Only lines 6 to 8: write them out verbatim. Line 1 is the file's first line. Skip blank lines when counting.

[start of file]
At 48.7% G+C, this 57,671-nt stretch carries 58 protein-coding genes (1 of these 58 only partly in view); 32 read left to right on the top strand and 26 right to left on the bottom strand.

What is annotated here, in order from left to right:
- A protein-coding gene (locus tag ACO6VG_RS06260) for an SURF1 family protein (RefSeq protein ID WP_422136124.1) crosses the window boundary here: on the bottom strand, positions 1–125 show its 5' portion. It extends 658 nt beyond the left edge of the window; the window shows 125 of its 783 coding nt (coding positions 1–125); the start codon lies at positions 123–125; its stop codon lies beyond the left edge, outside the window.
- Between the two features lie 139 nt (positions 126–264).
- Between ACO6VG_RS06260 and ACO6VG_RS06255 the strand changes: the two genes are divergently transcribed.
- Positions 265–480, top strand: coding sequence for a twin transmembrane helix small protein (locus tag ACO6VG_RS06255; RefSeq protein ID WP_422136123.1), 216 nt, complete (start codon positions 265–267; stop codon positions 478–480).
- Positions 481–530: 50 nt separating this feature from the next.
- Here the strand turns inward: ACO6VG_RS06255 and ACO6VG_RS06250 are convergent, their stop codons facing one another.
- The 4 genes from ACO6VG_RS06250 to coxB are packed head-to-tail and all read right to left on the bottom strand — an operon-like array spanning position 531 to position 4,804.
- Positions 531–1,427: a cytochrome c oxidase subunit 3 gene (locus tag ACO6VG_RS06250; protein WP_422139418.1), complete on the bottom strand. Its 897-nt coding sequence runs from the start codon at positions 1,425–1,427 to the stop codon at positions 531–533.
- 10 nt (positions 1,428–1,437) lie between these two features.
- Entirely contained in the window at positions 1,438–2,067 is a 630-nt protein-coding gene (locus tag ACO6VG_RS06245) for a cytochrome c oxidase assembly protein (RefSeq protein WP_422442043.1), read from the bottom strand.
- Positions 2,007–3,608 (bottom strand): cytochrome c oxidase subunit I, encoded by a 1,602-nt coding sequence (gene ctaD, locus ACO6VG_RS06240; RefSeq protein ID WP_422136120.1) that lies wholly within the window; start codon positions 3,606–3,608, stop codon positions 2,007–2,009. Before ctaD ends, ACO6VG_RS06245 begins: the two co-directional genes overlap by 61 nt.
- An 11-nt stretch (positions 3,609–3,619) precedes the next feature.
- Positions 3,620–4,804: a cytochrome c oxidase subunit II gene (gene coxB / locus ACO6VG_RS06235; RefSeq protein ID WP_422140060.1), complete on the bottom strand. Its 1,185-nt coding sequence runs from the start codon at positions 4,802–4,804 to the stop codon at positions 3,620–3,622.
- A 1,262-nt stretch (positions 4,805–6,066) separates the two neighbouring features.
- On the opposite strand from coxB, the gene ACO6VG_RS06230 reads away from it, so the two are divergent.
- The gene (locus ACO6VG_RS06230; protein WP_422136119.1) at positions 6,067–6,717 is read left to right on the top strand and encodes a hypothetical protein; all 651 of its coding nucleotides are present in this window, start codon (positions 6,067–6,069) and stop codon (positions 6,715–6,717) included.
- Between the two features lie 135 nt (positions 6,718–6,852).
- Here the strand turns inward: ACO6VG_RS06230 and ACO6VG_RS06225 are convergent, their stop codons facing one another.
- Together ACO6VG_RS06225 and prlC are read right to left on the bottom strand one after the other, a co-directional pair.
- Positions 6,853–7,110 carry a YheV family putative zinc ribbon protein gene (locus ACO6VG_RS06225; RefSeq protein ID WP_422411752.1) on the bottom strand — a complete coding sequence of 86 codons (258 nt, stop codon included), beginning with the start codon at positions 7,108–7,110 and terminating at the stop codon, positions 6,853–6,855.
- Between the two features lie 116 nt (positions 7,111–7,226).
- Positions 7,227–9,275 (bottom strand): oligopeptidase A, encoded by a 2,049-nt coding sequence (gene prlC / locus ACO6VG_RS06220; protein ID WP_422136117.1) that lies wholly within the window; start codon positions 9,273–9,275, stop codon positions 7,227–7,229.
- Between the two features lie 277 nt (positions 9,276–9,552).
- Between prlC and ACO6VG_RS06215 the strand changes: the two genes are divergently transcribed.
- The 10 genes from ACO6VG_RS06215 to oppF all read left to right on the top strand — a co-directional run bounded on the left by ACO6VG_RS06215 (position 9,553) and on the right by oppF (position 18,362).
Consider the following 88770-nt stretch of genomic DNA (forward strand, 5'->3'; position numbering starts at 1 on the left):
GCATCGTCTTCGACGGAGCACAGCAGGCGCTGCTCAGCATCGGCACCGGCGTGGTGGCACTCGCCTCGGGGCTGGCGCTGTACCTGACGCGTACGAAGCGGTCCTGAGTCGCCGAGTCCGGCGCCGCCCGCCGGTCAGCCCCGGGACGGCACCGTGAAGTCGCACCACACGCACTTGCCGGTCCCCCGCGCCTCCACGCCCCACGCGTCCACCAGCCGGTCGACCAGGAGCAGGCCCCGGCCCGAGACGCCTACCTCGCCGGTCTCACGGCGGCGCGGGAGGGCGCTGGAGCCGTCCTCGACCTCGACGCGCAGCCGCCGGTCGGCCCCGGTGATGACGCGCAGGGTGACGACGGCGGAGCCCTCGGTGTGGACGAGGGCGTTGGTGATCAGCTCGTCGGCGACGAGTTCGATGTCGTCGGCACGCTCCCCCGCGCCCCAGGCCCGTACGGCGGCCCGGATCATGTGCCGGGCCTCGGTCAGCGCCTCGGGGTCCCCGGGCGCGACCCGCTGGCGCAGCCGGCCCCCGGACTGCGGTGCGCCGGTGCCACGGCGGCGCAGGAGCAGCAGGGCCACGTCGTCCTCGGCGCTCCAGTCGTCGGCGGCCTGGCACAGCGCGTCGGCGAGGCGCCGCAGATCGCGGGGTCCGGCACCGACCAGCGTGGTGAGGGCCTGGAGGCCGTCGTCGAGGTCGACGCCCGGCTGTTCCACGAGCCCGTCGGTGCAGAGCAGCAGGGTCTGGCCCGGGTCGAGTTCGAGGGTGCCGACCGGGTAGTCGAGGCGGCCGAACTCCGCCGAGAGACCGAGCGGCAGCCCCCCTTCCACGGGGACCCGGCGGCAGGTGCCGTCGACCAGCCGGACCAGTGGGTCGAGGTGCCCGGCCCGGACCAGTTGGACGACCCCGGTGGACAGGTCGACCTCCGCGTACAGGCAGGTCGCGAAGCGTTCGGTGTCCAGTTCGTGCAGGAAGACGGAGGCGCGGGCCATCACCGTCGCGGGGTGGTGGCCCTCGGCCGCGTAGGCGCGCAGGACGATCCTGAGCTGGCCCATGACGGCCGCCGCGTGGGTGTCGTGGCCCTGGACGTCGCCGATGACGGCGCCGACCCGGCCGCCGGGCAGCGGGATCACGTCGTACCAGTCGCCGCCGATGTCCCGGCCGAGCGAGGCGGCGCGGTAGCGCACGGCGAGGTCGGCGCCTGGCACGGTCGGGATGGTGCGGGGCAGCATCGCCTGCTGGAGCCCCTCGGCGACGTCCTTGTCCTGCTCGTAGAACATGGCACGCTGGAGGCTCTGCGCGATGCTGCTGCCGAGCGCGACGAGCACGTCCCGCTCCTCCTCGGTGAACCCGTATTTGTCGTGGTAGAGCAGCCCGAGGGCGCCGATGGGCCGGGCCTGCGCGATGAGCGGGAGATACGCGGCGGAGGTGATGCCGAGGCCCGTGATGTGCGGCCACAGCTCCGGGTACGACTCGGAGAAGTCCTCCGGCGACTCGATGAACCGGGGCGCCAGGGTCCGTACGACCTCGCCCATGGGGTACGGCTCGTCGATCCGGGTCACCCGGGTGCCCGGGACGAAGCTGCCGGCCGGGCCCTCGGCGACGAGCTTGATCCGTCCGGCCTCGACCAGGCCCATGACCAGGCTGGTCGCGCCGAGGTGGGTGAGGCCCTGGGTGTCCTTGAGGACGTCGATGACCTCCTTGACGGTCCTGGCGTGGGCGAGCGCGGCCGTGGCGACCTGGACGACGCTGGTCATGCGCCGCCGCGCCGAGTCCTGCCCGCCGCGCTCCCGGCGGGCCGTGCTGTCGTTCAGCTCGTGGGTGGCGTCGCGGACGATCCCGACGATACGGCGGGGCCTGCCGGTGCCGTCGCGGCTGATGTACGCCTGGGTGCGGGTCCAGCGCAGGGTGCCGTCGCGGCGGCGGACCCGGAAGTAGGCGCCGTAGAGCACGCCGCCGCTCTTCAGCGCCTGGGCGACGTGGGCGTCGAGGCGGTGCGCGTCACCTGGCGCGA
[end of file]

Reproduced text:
- Positions 265–480, top strand: coding sequence for a twin transmembrane helix small protein (locus tag ACO6VG_RS06255; RefSeq protein ID WP_422136123.1), 216 nt, complete (start codon positions 265–267; stop codon positions 478–480).
- Positions 481–530: 50 nt separating this feature from the next.
- Here the strand turns inward: ACO6VG_RS06255 and ACO6VG_RS06250 are convergent, their stop codons facing one another.